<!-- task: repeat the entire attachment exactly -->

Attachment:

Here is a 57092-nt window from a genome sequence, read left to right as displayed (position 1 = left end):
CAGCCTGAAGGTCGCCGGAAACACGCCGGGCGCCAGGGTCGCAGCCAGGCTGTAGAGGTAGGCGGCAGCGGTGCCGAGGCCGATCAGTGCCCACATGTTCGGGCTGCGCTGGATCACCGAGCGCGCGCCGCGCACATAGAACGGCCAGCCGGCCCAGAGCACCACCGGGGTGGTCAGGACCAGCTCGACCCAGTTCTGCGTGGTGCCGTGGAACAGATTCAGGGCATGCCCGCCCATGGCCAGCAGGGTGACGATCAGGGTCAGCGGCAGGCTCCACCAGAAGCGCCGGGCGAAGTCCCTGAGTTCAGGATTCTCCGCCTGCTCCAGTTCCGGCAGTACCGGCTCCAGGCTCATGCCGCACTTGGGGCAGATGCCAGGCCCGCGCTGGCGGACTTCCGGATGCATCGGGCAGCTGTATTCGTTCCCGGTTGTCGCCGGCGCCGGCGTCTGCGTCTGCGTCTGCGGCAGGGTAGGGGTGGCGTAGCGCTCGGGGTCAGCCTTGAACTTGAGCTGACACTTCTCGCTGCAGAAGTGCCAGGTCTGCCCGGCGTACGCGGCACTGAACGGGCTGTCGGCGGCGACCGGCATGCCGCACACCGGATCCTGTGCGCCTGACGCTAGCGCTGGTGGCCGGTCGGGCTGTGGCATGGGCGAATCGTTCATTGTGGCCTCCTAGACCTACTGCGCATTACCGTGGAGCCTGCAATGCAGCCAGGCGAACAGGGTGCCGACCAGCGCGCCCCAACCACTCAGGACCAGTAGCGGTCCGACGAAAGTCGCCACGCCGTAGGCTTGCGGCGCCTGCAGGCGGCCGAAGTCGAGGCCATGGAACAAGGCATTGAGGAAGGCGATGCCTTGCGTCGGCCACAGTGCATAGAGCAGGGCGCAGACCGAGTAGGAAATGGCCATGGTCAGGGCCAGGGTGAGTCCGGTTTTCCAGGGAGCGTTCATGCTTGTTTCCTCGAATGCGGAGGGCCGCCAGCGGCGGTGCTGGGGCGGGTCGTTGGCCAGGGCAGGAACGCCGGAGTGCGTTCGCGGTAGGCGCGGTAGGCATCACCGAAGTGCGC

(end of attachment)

Here is a 57092-nt window from a genome sequence, read left to right as displayed (position 1 = left end):
CAGCCTGAAGGTCGCCGGAAACACGCCGGGCGCCAGGGTCGCAGCCAGGCTGTAGAGGTAGGCGGCAGCGGTGCCGAGGCCGATCAGTGCCCACATGTTCGGGCTGCGCTGGATCACCGAGCGCGCGCCGCGCACATAGAACGGCCAGCCGGCCCAGAGCACCACCGGGGTGGTCAGGACCAGCTCGACCCAGTTCTGCGTGGTGCCGTGGAACAGATTCAGGGCATGCCCGCCCATGGCCAGCAGGGTGACGATCAGGGTCAGCGGCAGGCTCCACCAGAAGCGCCGGGCGAAGTCCCTGAGTTCAGGATTCTCCGCCTGCTCCAGTTCCGGCAGTACCGGCTCCAGGCTCATGCCGCACTTGGGGCAGATGCCAGGCCCGCGCTGGCGGACTTCCGGATGCATCGGGCAGCTGTATTCGTTCCCGGTTGTCGCCGGCGCCGGCGTCTGCGTCTGCGTCTGCGGCAGGGTAGGGGTGGCGTAGCGCTCGGGGTCAGCCTTGAACTTGAGCTGACACTTCTCGCTGCAGAAGTGCCAGGTCTGCCCGGCGTACGCGGCACTGAACGGGCTGTCGGCGGCGACCGGCATGCCGCACACCGGATCCTGTGCGCCTGACGCTAGCGCTGGTGGCCGGTCGGGCTGTGGCATGGGCGAATCGTTCATTGTGGCCTCCTAGACCTACTGCGCATTACCGTGGAGCCTGCAATGCAGCCAGGCGAACAGGGTGCCGACCAGCGCGCCCCAACCACTCAGGACCAGTAGCGGTCCGACGAAAGTCGCCACGCCGTAGGCTTGCGGCGCCTGCAGGCGGCCGAAGTCGAGGCCATGGAACAAGGCATTGAGGAAGGCGATGCCTTGCGTCGGCCACAGTGCATAGAGCAGGGCGCAGACCGAGTAGGAAATGGCCATGGTCAGGGCCAGGGTGAGTCCGGTTTTCCAGGGAGCGTTCATGCTTGTTTCCTCGAATGCGGAGGGCCGCCAGCGGCGGTGCTGGGGCGGGTCGTTGGCCAGGGCAGGAACGCCGGAGTGCGTTCGCGGTAGGCGCGGTAGGCATCACCGAAGTGCGC